TeacherToo

December 2nd, 2010
11:56 am

The reality is that some of the paperwork is necessary due to possible litigation. Public schools are continuously having to prove themselves. Private schools not so much. @An American, there are some public schools in North Fulton that I would pit against any large private school. You’d be amazed at some of what you see.

ss

December 2nd, 2010
12:15 pm

Love it that no one took “Randy’s” bait!

Dr NO

December 2nd, 2010
12:24 pm

If the teachers have a problem with doing their jobs as instructed they can always find another career. In fact most teachers are so dumb they should seek employment elsewhere but they know even the QuikTrip wouldnt have them.

Pluto

December 2nd, 2010
12:29 pm

Fortunately I coming really close to mastering the art of deceptive compliance with the paperbusywork. Other than the fact that admin changes the required format for various busywork I just keep all of this stuff and modify slightly each year. It seems to satisfy the need. I find the other stuff much more annoying such as required morning/afternoon duty, various unproductive meetings, disgusting school dances and prom, etc.
Hey Randy KMA. I spent 20 years in the private arena before entering education and I can tell you this. I work just as hard in the classroom as I did in labs and manufacturing facilities.

JC

December 2nd, 2010
12:37 pm

I find it ironic the first comment came from a teacher during the school day. Was it during instruction time?

Sincerely,

Former Teacher

JB

December 2nd, 2010
12:39 pm

I also have gone to teach in a private school after 14 years in public schools. And I have to agree that the amount of wasted time is significantly reduced. I don’t even have to turn in lesson plans. The school is small enough that the administrator knows who is teaching effectively and who is not.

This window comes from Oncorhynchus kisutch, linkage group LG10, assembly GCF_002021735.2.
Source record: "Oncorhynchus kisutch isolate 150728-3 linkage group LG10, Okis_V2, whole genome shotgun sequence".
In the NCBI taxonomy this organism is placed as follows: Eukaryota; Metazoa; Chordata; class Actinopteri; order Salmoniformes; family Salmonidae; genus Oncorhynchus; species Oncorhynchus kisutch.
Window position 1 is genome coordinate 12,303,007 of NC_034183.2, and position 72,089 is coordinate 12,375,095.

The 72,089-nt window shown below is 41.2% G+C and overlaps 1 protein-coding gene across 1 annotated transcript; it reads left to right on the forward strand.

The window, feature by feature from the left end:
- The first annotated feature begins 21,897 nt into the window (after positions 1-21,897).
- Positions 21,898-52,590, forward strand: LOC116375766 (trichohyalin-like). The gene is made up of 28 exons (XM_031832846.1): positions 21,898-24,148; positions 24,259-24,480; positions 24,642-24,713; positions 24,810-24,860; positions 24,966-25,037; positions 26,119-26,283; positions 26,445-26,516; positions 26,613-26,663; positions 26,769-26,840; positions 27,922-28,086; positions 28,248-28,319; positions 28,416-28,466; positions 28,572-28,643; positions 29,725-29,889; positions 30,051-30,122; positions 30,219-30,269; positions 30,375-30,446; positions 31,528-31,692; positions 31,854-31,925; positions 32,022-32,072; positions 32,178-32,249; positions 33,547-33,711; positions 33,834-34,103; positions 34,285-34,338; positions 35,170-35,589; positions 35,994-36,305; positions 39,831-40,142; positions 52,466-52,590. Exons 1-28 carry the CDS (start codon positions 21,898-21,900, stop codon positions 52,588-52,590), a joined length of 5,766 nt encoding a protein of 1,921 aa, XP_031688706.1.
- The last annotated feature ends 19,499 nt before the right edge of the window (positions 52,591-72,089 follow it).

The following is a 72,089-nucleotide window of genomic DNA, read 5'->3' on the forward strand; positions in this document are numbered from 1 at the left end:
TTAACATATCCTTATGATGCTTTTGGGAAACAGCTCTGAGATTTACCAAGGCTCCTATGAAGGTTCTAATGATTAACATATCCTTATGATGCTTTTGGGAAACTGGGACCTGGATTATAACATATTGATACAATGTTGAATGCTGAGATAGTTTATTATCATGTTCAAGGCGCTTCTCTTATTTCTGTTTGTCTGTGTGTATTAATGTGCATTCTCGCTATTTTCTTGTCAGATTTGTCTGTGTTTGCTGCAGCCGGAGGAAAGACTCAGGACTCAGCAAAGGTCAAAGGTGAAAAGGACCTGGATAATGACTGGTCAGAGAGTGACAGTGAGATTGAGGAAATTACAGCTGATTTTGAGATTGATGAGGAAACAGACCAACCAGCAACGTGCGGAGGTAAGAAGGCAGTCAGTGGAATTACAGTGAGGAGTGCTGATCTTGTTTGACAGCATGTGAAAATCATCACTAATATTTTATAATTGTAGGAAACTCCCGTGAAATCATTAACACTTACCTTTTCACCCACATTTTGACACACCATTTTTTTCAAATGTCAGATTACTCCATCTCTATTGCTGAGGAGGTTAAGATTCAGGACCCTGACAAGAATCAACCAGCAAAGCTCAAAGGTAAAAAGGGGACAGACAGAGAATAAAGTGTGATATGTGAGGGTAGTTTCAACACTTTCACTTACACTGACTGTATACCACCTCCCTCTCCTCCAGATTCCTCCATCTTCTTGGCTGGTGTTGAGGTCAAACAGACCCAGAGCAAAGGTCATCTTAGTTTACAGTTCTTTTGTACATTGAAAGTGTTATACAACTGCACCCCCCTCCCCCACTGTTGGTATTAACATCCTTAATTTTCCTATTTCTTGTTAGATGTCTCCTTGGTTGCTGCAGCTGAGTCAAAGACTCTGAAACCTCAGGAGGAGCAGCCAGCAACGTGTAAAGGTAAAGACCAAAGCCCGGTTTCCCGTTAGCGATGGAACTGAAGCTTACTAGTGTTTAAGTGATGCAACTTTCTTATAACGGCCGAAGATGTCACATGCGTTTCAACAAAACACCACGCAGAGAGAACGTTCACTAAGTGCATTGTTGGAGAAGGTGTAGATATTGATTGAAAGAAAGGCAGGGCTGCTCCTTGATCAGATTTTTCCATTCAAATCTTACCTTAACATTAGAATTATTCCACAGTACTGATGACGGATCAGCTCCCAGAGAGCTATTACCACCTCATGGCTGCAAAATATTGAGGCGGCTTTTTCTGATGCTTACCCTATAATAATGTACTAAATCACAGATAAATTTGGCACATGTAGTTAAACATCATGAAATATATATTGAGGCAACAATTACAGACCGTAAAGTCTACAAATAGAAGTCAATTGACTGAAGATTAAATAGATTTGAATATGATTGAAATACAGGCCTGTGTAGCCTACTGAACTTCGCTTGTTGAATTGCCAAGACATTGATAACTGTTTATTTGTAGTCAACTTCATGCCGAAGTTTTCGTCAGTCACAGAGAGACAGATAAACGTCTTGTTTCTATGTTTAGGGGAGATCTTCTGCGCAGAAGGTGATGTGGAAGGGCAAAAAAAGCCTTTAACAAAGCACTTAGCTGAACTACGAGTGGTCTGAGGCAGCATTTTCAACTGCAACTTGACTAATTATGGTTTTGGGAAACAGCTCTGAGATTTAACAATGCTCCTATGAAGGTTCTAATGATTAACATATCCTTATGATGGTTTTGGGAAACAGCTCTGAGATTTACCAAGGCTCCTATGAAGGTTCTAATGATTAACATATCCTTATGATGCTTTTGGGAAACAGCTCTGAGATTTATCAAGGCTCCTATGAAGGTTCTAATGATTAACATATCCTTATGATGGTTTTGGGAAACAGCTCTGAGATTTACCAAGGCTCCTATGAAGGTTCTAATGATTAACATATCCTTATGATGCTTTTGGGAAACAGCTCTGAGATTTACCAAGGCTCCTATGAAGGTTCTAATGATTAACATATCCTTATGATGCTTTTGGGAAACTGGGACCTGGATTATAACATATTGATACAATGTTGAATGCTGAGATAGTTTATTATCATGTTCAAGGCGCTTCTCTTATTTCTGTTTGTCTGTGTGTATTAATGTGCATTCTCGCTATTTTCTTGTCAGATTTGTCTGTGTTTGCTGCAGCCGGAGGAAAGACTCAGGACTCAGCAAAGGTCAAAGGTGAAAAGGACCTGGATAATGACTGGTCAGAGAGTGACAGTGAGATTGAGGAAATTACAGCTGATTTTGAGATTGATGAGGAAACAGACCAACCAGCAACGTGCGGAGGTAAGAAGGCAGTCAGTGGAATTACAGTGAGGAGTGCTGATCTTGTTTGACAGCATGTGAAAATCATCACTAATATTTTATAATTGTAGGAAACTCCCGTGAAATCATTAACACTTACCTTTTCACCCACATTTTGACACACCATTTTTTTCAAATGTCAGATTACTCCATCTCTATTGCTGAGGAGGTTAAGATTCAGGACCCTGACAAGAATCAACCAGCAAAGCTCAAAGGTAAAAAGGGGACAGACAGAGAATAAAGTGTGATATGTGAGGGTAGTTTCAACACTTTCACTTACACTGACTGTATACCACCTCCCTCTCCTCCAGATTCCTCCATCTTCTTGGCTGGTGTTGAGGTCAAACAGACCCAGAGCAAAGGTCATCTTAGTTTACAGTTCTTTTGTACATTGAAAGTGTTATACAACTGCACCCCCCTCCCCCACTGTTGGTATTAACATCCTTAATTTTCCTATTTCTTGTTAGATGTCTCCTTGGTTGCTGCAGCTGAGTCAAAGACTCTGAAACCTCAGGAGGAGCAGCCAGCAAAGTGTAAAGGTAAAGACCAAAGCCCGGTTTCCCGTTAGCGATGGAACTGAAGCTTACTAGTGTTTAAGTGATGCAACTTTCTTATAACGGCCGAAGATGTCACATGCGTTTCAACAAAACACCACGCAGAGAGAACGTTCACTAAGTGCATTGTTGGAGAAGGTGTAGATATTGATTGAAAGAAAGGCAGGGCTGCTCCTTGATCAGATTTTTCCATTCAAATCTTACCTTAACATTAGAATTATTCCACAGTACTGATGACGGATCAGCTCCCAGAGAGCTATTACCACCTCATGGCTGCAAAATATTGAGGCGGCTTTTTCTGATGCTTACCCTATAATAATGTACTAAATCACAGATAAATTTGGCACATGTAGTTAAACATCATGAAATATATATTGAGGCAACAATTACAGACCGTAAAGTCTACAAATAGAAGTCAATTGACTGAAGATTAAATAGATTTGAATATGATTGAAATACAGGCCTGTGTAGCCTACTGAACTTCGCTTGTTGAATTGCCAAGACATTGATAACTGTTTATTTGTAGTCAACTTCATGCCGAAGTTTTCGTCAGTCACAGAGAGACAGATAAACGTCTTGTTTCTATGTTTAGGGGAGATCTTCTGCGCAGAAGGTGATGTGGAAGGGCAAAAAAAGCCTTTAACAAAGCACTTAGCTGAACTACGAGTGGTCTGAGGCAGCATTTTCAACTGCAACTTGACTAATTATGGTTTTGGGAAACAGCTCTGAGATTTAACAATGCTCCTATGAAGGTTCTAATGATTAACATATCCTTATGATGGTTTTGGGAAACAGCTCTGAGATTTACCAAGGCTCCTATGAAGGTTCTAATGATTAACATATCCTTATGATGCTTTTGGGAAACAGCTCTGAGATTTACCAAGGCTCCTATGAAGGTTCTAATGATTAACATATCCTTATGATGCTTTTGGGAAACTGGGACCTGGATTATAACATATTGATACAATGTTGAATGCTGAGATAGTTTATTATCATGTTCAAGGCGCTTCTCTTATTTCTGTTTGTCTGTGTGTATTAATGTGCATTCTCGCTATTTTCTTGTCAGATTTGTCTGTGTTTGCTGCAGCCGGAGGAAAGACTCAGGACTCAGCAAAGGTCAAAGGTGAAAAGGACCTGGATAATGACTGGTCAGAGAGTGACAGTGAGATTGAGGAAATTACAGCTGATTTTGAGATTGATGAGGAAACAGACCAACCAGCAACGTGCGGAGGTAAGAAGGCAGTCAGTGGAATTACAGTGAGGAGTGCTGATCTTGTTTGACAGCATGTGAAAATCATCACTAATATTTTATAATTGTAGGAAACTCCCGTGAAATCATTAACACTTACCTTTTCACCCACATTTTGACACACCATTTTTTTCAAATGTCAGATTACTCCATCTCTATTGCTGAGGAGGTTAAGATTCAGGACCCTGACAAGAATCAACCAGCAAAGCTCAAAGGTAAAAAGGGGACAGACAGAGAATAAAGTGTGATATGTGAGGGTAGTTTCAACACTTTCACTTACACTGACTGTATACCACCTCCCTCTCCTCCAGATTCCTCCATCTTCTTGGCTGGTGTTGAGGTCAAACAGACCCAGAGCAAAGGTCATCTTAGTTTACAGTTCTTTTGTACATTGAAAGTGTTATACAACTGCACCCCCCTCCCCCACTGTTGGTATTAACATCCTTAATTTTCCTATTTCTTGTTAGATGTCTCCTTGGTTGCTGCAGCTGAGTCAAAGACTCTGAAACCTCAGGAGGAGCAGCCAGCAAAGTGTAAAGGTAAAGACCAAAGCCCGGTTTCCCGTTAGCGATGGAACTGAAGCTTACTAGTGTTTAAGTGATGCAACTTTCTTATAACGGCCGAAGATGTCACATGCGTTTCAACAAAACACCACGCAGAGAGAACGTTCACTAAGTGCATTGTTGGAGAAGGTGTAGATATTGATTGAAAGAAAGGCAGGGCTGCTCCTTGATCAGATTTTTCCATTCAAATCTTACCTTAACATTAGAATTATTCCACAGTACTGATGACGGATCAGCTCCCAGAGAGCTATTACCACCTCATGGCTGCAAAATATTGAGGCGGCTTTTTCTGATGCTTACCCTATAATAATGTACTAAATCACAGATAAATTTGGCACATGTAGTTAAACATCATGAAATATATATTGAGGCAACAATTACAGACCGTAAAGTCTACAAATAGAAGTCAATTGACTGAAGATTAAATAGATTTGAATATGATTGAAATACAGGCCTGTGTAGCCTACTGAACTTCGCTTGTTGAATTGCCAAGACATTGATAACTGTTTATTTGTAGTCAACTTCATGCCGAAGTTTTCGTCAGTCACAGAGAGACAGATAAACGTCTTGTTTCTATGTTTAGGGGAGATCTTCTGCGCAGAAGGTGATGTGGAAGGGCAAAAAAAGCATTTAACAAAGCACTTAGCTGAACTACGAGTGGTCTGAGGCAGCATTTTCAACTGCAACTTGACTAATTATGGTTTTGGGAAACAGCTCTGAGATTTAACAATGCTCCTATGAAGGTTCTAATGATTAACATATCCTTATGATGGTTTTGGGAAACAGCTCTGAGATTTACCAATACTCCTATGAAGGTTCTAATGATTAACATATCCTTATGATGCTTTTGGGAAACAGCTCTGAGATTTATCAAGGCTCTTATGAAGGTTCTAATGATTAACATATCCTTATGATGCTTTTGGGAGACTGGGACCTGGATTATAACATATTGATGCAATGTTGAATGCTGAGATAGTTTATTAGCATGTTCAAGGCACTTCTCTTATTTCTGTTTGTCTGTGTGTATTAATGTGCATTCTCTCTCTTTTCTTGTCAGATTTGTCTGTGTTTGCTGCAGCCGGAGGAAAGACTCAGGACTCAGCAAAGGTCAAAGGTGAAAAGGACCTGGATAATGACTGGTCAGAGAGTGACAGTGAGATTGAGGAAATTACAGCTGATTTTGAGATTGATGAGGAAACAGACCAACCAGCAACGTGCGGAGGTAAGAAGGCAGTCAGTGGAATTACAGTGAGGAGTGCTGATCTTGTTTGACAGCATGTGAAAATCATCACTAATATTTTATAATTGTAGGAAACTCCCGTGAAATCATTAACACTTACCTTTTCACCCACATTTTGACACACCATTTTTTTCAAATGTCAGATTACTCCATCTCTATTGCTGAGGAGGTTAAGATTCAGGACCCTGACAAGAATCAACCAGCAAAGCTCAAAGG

When I taught in public schools, an enormous amount of paper was wasted printing out reams and reams of lesson plans that were turned in and never looked at (by admin’s own admission), on a mandated form that was unusable to me. However, I saved all those lesson plans in a Word document and simply printed out copies in succeeding years, just changing the dates at the top. That saved a lot of time. I had my own format for lesson plans which were the ones I actually referred to.

grifter

December 2nd, 2010
12:42 pm

american patriot, you are right on the “money”. We definitely need the feds out of our schools. That way we can go ahead and scrap evolution and the teaching of science and “math” (I mean, there ain’t no math in the bible people!). We don’t need no fed money or standards here in Georgia, we can dropout half our students without any help at all. If jesus wanted us to be all learned and stuff, then he woulda put it in tha good book folks.

grifter

December 2nd, 2010
12:44 pm

“cut the fool”. this blog is priceless

Harry Callahan

December 2nd, 2010
12:47 pm

JC

December 2nd, 2010
12:37 pm

“I find it ironic the first comment came from a teacher during the school day. Was it during instruction time?”

…and please notice his/her screen name…seems he/she is just counting the days until cashing in on that gravy teacher’s pension plan that is about 10 times better than the Social Security joke the rest of us are saddled with.

What's best for kids?

December 2nd, 2010
12:51 pm

JC:
Ever heard of lunch? Planning? A test? I find it interesting that those who call out teachers are people who probably also have a job. Hypocritical much?

Ed

December 2nd, 2010
12:51 pm

Nice try Randy. Loving that no one jumped onto the troll…

What's best for kids?

December 2nd, 2010
12:52 pm

“Who also have jobs”.

Harry Callahan

December 2nd, 2010
12:52 pm